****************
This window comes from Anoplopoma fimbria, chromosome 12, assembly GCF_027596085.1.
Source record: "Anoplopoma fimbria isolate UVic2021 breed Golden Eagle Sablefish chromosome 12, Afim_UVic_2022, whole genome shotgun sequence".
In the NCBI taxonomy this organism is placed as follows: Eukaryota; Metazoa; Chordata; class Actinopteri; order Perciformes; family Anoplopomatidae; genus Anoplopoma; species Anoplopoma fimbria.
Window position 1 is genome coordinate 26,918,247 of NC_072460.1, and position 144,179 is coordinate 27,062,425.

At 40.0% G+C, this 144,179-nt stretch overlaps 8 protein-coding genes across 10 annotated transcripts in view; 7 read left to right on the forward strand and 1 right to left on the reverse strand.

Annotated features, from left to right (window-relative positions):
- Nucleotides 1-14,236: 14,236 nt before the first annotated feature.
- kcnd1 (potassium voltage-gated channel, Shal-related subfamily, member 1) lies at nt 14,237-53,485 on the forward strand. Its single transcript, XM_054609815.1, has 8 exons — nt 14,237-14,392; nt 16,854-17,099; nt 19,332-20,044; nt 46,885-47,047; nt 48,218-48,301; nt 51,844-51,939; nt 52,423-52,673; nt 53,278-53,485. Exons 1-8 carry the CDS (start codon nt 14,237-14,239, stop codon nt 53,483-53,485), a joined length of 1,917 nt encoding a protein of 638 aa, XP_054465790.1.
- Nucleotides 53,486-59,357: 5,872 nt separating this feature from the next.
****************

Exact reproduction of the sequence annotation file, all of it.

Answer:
This window comes from Anoplopoma fimbria, chromosome 12, assembly GCF_027596085.1.
Source record: "Anoplopoma fimbria isolate UVic2021 breed Golden Eagle Sablefish chromosome 12, Afim_UVic_2022, whole genome shotgun sequence".
In the NCBI taxonomy this organism is placed as follows: Eukaryota; Metazoa; Chordata; class Actinopteri; order Perciformes; family Anoplopomatidae; genus Anoplopoma; species Anoplopoma fimbria.
Window position 1 is genome coordinate 26,918,247 of NC_072460.1, and position 144,179 is coordinate 27,062,425.

At 40.0% G+C, this 144,179-nt stretch overlaps 8 protein-coding genes across 10 annotated transcripts in view; 7 read left to right on the forward strand and 1 right to left on the reverse strand.

Annotated features, from left to right (window-relative positions):
- Nucleotides 1-14,236: 14,236 nt before the first annotated feature.
- kcnd1 (potassium voltage-gated channel, Shal-related subfamily, member 1) lies at nt 14,237-53,485 on the forward strand. Its single transcript, XM_054609815.1, has 8 exons — nt 14,237-14,392; nt 16,854-17,099; nt 19,332-20,044; nt 46,885-47,047; nt 48,218-48,301; nt 51,844-51,939; nt 52,423-52,673; nt 53,278-53,485. Exons 1-8 carry the CDS (start codon nt 14,237-14,239, stop codon nt 53,483-53,485), a joined length of 1,917 nt encoding a protein of 638 aa, XP_054465790.1.
- Nucleotides 53,486-59,357: 5,872 nt separating this feature from the next.